BENGALURU: 2000 was arguably the toughest year for Indian cricket. The team and the public were reeling under the shock of the match-fixing saga which enveloped many prominent names such as Mohd. Azharuddin, Ajay Jadeja and Nayan Mongia.
All three of them were convicted by the Central Bureau of Investigation (CBI) and banned by the Board of Control for Cricket in India (BCCI). The allegations were also flung at the legendary Kapil Dev by his own former team-mate Manoj Prabhakar.
The cricketers, who were accorded demi-God status, were being summarily lampooned by the media and hoi polloi alike. The faith of Indian people – who are deliriously passionate about the sport – in cricket and cricketers was completely jeopardised.
The iconic Sachin Tendulkar was completely loath to continue as a captain.
Amid such a gloomy scenario, the BCCI decided to appoint Sourav Ganguly – then a 27-year-old batsman – as the captain of the team. By then, Ganguly had established himself as one of the leading Indian cricketers with 9 ODI and 7 Test tons under his belt. But he had a huge responsibility of not just rebuilding but also restoring the credibility of the team.
‘Audacity and aggression’
The first unmistakable quality of Ganguly as a leader which became evident was that he relished being the leader of the pack. He took to captaincy like a fish to water and started asserting himself, both on and off the field. The personality of a leader invariably seeps into the character of the team and that’s what happened with the Indian team as well.
Under his tutelage, Indian cricketers – who were once seen as a meek tribe – started expressing themselves sans any inhibitions on the field since they had the license from the leader. They were told to give the opposition players a taste of their own medicine if they were sledged or verbally assaulted.
In 2001, when the Australian team – the best in the world at that time – visited India, their captain Steve Waugh called India the “final frontier” since no Aussie team had won the Test series on Indian soil since 1969.
The Australian had routed almost all the teams in their backyard and was on a roll. Their players were not extremely skilful but wildly aggressive on the field. Waugh had finetuned sledging into a fine art and dubbed it as ‘mental disintegration’. However, Ganguly and Indian cricketers stunned the Aussies with their performance as well as unbridled aggression.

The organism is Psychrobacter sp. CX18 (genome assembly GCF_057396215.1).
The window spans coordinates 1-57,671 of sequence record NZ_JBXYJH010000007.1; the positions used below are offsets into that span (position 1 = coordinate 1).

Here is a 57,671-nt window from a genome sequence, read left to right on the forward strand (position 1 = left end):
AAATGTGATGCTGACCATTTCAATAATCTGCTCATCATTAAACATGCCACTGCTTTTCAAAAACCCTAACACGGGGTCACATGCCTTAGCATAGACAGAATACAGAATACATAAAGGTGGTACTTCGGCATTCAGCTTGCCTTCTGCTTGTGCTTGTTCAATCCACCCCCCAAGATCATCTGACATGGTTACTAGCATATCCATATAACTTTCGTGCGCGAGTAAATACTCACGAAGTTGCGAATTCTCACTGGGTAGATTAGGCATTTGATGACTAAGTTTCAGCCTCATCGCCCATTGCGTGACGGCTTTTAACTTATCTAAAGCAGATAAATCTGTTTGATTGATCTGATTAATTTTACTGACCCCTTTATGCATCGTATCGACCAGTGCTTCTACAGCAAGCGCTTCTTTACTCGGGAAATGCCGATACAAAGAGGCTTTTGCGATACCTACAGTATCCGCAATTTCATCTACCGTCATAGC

Ganguly made Waugh wait many times and deliberately arrived late for the toss to get under his skin. Winning the Kolkata Test after following on was perhaps the rite of passage in the annals of Indian cricket. Not only it totally changed the trajectory and character, it also instilled enormous self-belief and resolve in the cricketers.
‘A captain to die for’
Yuvraj Singh once said one can die for a captain like Ganguly. The sentiment was also echoed by the likes of Harbhajan Singh, Virender Sehwag, Zaheer Khan and Ashish Nehra – all of whom were backed to the hilt and assiduously nurtured by him. Just like Imran Khan, the former Pakistan captain, Ganguly had an eye for talent and believed in firmly throwing his weight behind them.
Right from the beginning of his captaincy tenure, Ganguly identified a few cricketers who he thought had the temperament and talent to win matches for India and stood by them like a rock during their bad times.
Many a time, selectors wanted to drop Yuvraj, Sehwag and Zaheer when they hit the rocks but Ganguly ensured they were not banished into the wilderness. Though tough as nails as a leader, he was seen as a mentor to youngsters who had the knack of getting the best out of them on the field. Off the field, he was stern but friendly and fair with them and didn’t mind indulging in banter. He let them be their own person off the field and didn’t impose gratuitous restrictions on them as long as the basic code of conduct was followed.
The players he had steadfastly backed eventually became legends in their own rights and later helped India win World T20 in 2007 and World Cup in 2011.
As a captain, Ganguly led India in 146 ODIs and 49 Tests. Out of those, India emerged winners in 76 ODIs and 21 Tests. These are impressive numbers but they don’t tell the entire tale or map the impact. In the 1990s, India was a strong team at home but had won just one Test in the decade outside Indian soil; that too against a lowly Sri Lankan side in 1993. But during Ganguly’s tenure, India began winning overseas Tests – be it in England, Australia or Pakistan. He couldn’t win the Test series in Australia and England but managed to draw them which was a fine achievement back then.
More than statistics, Ganguly will always be remembered for overhauling the character of the team, picking up pieces and rebuilding it from scratch and mentoring an array of supremely gifted youngsters who later became great cricketers.